Some strips die far, far too young. Who can say why? The comic business of a hundred-plus years ago was in its infancy, and consistency is all too rare. Some strips are one-off gags, hastily-inked ideas clearly valued only for their ability to fill space; some will run for a few weeks, then disappear for months, then reappear for a few more (to the great consternation of comic strip archivists such as we!); and some seem to be going somewhere, then just…stop.
The Progress of Dr. Thomas Tablets fits in the latter category. It’s got so much going for it–a respected creator (Harry Cornell Greening), terrific artwork, funny gags, and a neat gimmick. But these two examples constitute the entire run of the strip.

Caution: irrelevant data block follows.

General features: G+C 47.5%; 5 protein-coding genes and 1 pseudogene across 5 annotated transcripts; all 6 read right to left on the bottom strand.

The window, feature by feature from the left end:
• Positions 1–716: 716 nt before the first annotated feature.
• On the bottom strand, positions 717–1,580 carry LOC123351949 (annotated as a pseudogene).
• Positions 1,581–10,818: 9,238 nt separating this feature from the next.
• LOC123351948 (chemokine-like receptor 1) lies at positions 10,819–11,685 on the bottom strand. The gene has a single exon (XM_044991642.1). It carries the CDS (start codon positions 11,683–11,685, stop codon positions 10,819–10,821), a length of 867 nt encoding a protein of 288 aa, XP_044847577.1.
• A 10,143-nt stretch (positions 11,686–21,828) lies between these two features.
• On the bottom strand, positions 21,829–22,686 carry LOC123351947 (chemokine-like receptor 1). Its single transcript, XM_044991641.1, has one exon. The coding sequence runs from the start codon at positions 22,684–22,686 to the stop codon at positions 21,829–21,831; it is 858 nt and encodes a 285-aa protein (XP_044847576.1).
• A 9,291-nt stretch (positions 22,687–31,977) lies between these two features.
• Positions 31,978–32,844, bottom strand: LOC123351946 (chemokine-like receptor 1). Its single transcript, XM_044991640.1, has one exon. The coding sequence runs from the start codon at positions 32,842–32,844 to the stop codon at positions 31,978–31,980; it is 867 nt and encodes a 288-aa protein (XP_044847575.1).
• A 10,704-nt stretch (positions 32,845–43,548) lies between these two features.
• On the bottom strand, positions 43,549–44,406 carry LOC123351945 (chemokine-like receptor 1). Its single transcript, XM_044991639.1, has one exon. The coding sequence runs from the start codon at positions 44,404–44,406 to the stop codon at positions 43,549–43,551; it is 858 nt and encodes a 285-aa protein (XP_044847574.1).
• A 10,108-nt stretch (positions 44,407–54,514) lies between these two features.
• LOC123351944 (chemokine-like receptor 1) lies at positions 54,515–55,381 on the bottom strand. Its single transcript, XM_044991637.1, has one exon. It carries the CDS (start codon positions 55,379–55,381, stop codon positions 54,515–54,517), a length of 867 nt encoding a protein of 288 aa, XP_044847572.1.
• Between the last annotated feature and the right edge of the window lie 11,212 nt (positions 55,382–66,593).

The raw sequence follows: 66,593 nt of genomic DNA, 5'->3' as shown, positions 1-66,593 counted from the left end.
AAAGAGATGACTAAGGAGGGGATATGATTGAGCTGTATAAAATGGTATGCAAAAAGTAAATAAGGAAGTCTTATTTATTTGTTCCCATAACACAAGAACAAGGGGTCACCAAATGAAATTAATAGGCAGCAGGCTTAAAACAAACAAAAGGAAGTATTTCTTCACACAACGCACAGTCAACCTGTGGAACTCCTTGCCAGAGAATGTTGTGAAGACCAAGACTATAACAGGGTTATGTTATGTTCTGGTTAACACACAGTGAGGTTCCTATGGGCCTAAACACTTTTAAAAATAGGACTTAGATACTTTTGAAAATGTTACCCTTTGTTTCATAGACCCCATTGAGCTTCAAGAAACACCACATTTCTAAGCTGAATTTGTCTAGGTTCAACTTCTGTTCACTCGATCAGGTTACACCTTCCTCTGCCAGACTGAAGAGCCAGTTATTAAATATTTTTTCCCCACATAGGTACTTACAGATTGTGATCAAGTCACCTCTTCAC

I love poring over old newspapers, culling the comic features. I really do love it all, from the mundane and workaday to the shameless ripoffs, and especially those little gems that I run across, the titles I’ve never heard before that tickle me in some way. This strip is very ticklish indeed, and I was so disappointed to look in my copy of Holtz’s American Newspaper Comics (a volume held in the same esteem by Thrillmer and I as Tobin’s Spirit Guide is by Doctors Spengler and Stantz) and find that the strip’s run was a scant two dates.
So here they are, two li’l bite-sized nuggets of comic goodness.